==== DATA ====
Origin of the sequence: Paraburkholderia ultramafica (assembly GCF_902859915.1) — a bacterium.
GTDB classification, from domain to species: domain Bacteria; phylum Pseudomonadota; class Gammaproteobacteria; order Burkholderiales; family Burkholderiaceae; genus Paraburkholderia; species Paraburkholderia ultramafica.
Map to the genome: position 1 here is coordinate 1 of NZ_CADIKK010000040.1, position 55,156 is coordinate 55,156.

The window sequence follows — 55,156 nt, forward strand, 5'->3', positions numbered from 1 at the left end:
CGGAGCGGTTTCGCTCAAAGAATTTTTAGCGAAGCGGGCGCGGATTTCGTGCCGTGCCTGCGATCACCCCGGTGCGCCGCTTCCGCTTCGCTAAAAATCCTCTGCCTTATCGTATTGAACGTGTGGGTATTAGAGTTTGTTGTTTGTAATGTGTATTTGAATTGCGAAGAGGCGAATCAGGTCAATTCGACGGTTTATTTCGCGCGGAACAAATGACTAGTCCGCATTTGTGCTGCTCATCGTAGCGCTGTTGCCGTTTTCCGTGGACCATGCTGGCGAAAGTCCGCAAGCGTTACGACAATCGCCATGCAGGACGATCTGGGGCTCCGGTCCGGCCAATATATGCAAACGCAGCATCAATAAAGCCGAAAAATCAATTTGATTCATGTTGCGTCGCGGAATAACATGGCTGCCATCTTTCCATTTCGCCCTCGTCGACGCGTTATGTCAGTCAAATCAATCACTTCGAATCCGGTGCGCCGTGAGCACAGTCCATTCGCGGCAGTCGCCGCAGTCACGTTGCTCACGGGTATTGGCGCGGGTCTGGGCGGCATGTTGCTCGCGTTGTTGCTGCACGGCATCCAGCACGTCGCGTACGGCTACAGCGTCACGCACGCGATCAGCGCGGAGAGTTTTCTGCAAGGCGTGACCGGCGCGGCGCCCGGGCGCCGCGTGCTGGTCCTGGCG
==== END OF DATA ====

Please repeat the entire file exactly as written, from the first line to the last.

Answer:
Origin of the sequence: Paraburkholderia ultramafica (assembly GCF_902859915.1) — a bacterium.
GTDB classification, from domain to species: domain Bacteria; phylum Pseudomonadota; class Gammaproteobacteria; order Burkholderiales; family Burkholderiaceae; genus Paraburkholderia; species Paraburkholderia ultramafica.
Map to the genome: position 1 here is coordinate 1 of NZ_CADIKK010000040.1, position 55,156 is coordinate 55,156.

The window sequence follows — 55,156 nt, forward strand, 5'->3', positions numbered from 1 at the left end:
CGGAGCGGTTTCGCTCAAAGAATTTTTAGCGAAGCGGGCGCGGATTTCGTGCCGTGCCTGCGATCACCCCGGTGCGCCGCTTCCGCTTCGCTAAAAATCCTCTGCCTTATCGTATTGAACGTGTGGGTATTAGAGTTTGTTGTTTGTAATGTGTATTTGAATTGCGAAGAGGCGAATCAGGTCAATTCGACGGTTTATTTCGCGCGGAACAAATGACTAGTCCGCATTTGTGCTGCTCATCGTAGCGCTGTTGCCGTTTTCCGTGGACCATGCTGGCGAAAGTCCGCAAGCGTTACGACAATCGCCATGCAGGACGATCTGGGGCTCCGGTCCGGCCAATATATGCAAACGCAGCATCAATAAAGCCGAAAAATCAATTTGATTCATGTTGCGTCGCGGAATAACATGGCTGCCATCTTTCCATTTCGCCCTCGTCGACGCGTTATGTCAGTCAAATCAATCACTTCGAATCCGGTGCGCCGTGAGCACAGTCCATTCGCGGCAGTCGCCGCAGTCACGTTGCTCACGGGTATTGGCGCGGGTCTGGGCGGCATGTTGCTCGCGTTGTTGCTGCACGGCATCCAGCACGTCGCGTACGGCTACAGCGTCACGCACGCGATCAGCGCGGAGAGTTTTCTGCAAGGCGTGACCGGCGCGGCGCCCGGGCGCCGCGTGCTGGTCCTGGCG